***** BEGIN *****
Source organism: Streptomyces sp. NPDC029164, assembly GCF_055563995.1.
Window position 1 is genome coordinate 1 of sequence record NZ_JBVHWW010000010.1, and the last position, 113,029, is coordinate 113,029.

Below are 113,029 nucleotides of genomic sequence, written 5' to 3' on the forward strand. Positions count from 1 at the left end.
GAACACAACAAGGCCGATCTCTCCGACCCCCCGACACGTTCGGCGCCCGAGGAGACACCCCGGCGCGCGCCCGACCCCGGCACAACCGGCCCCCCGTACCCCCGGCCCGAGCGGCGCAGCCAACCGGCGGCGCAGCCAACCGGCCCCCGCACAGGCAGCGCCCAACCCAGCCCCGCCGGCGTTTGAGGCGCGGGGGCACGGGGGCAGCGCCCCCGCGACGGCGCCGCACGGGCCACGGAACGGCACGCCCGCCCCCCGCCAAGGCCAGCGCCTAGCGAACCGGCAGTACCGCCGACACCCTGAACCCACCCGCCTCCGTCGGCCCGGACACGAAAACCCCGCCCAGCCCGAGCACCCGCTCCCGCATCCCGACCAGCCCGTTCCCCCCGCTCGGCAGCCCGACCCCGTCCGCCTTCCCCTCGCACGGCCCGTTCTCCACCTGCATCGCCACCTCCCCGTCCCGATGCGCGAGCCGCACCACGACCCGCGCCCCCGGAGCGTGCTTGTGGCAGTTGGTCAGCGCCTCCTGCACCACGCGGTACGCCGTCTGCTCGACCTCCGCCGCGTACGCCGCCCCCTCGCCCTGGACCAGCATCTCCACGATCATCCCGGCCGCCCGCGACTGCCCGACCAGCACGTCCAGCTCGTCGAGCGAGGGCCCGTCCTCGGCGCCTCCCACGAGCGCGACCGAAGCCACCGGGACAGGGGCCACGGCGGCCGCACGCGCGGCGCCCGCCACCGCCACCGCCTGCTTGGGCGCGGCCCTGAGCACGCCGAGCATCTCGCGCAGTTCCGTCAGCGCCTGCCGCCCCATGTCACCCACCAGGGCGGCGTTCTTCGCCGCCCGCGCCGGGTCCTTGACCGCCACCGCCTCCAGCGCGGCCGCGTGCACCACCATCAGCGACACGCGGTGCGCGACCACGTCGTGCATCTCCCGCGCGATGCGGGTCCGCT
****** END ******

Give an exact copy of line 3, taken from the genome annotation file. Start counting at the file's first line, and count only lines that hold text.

Below are 113,029 nucleotides of genomic sequence, written 5' to 3' on the forward strand. Positions count from 1 at the left end.